State Farm relies upon the Eighth Circuit's opinion in State Farm Mutual Automobile Insurance Co. v. Wolff, 926 F.2d 755 (8th Cir.1991), as support for its construction of the policy language. In that case, Ms. Wolff was rendered a quadri-plegic in a North Dakota automobile accident due to the negligence of a driver insured by State Farm. The "Limits of Liability" language in the liability coverage portion of the driver's policy was identical to the above-quoted "Limits of Liability" language in the appellees' policy in the present case. Ms. Wolff sought damages for her injuries and her husband sought damages for his resulting loss of consortium. After State Farm paid out the "Each Person" limit to Ms. Wolff, it took the position that no further coverage was available to cover Mr. Wolff's consortium claim. But Mr. Wolff argued that the "resulting from" language was intended to refer to derivative claims and that since his consortium claim was not a derivative claim under North Dakota law, he was entitled to recovery for his loss of consortium up to the "Each Accident" limit. The Wolff court wrote:

Wolff contends that his loss of consortium claim is not derivative, but a wholly independent cause of action. This is apparently meant to get around the "resulting from" language in the "Each Person" section. This argument, however, is irrelevant, because Wolff is arguing the legal attributes of a loss of consortium claim, and ignoring the nature of the injury. He cannot deny that without his wife's injuries, he would not have the cause of action. Therefore, his injury results from his wife's injuries, and the "Each Person" limit of liability applies.

Wolff argues that the "Each Accident" limit applies because his loss of consortium claim includes a claim for bodily injury because of his emotional distress and psychological injury. State Farm responds that the "Each Accident" limit is inapplicable because under the plain language of the policy Wolff would have to have sustained a separate bodily injury in the same accident. Both parties have extensively argued the issue of whether a loss of consortium claim would be considered a separate bodily injury under North Dakota law. We need not decide this issue, however, because Wolff's claim fails the second requirement for "Each Accident" coverage, namely that the injury occur in the same accident. Under North Dakota law, the injury giving rise to a loss of consortium claim occurs after the accident.

In sum, the plain language of the policy does not require State Farm to cover Wolff's loss of consortium claim. The claim is subject to the "Each Person" limit of liability as an injury resulting from the bodily injury of another. The claim does not fall under the "Each Accident" limit of liability, however, because Wolff's injury occurred after the accident.

926 F.2d at 757 (citations omitted). The first paragraph of this excerpt from Wolff would seem to indicate that those injuries to Mr. Wolff which would not have occurred except for the injuries to Ms. Wolff were subject to the same "Each Person" coverage limit applicable to Ms. Wolff's injuries, and that Mr. Wolff therefore was not entitled to recover for these injuries up to the "Each Accident" coverage limit. Although this language seems to support State Farm's argument in the present case, the Wolff court did not end its analysis at this point. Somewhat confusingly, the court instead proceeded to address arguments relating to whether the "Each Accident" coverage limit might nevertheless apply to the loss of consortium claim, with the court concluding that the "Each Accident" coverage limit was inapplicable, not because the consortium claim resulted from the wife's injuries but because Mr. Wolff's injury "occurred after the accident."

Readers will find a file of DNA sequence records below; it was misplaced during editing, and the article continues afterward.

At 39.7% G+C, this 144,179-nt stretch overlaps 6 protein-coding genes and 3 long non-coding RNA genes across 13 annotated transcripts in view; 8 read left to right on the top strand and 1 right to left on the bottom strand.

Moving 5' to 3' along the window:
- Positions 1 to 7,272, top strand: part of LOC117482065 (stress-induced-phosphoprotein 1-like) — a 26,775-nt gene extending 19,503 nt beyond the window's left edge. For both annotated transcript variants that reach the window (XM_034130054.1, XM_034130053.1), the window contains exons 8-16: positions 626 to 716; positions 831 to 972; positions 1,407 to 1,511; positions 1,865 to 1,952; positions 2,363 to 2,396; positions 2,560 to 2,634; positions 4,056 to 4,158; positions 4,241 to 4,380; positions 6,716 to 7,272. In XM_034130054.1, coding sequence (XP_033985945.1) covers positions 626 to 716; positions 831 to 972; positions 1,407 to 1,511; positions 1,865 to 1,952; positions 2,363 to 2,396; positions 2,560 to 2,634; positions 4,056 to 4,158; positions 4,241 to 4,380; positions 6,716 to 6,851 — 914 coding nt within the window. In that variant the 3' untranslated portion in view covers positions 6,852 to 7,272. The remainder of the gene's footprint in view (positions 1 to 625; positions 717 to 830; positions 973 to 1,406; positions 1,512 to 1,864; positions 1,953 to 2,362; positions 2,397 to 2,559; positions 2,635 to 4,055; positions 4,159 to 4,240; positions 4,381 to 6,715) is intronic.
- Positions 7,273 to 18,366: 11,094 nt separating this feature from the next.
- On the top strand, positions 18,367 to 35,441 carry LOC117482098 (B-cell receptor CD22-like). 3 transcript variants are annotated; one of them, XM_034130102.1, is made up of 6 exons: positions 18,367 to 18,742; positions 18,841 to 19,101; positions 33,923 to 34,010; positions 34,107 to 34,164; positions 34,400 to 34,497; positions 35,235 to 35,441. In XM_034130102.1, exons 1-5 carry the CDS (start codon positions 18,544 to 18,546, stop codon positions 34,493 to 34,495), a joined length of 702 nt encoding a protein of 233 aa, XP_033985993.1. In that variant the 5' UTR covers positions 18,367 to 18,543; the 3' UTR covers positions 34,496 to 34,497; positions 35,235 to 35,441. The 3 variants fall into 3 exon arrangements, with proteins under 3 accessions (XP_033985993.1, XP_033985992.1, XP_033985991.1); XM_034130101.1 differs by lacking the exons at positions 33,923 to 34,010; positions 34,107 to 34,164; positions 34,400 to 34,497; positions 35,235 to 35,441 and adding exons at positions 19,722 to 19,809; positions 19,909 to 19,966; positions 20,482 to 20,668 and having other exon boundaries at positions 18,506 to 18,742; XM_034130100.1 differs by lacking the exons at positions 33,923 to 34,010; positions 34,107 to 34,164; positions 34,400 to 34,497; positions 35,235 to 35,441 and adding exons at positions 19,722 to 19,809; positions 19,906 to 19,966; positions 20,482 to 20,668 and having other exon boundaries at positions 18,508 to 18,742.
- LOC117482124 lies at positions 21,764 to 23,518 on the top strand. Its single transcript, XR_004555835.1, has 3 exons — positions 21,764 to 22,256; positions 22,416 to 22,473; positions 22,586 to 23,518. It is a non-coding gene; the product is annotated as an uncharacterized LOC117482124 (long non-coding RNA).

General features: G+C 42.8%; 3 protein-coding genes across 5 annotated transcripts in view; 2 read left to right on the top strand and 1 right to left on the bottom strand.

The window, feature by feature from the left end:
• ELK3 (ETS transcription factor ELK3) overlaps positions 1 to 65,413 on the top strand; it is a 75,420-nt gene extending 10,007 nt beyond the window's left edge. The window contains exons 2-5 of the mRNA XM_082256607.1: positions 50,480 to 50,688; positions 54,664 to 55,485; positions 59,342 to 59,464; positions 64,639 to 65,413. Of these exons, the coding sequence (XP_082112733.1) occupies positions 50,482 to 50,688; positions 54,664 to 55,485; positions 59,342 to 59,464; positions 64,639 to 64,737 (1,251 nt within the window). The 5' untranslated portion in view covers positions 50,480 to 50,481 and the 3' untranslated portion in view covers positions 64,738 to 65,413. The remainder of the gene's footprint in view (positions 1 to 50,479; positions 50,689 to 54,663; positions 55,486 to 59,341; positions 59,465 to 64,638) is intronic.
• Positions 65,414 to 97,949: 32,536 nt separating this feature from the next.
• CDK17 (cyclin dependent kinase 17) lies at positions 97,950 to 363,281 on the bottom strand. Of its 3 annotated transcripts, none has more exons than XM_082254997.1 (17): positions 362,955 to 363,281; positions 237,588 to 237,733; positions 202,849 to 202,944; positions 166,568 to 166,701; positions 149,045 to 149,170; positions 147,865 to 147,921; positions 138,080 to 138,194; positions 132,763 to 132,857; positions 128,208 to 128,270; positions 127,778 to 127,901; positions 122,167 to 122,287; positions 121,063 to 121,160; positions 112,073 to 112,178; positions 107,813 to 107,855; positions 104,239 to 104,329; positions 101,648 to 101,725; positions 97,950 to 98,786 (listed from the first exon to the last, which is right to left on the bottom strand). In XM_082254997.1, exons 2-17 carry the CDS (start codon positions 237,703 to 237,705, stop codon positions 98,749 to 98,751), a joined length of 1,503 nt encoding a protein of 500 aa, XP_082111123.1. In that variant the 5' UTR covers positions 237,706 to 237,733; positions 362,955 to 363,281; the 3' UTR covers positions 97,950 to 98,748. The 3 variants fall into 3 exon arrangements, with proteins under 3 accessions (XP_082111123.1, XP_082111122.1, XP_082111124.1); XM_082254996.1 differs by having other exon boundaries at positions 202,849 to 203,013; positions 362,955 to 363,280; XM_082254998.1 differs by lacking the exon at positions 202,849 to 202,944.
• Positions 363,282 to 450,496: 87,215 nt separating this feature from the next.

Although Wolff appears to be of dubious value in supporting the construction urged by State Farm in the present case,1 State Farm's suggested interpretation of the insurance contract is nevertheless one possible reading of the policy language. Significantly, however, other constructions of the policy language would support the trial court's ruling in this case.

As suggested by the husband's argument in Wolff, some courts have construed the "resulting from" language in the State Farm policy as referring to injuries and damages to additional persons which derive from the bodily injuries to the first injured person. In reading the policy language in this way, these courts limit the additional injured persons to the "Each Person" coverage amount only if their claims are "derivative" rather than "independent" in nature.

The unanimous decision of the Supreme Court of Montana in Treichel v. State Farm Mutual Automobile Insurance Co., 280 Mont. 443, 930 P.2d 661 (1997), typifies decisions construing the State Farm policy language in this way. In that case, Mr. Treichel was seriously injured and later died due to the negligence of a driver insured by State Farm. Ms. Treichel witnessed the accident and observed the severe head injuries her husband suffered as a consequence of the collision. The "Limits of Liability" language in the liability coverage portion of the driver's policy was identical to the "Limits of Liability" language in the appellees' policy in the present case. After State Farm paid Mr. Treichel's estate the amount of the "Each Person" coverage under the...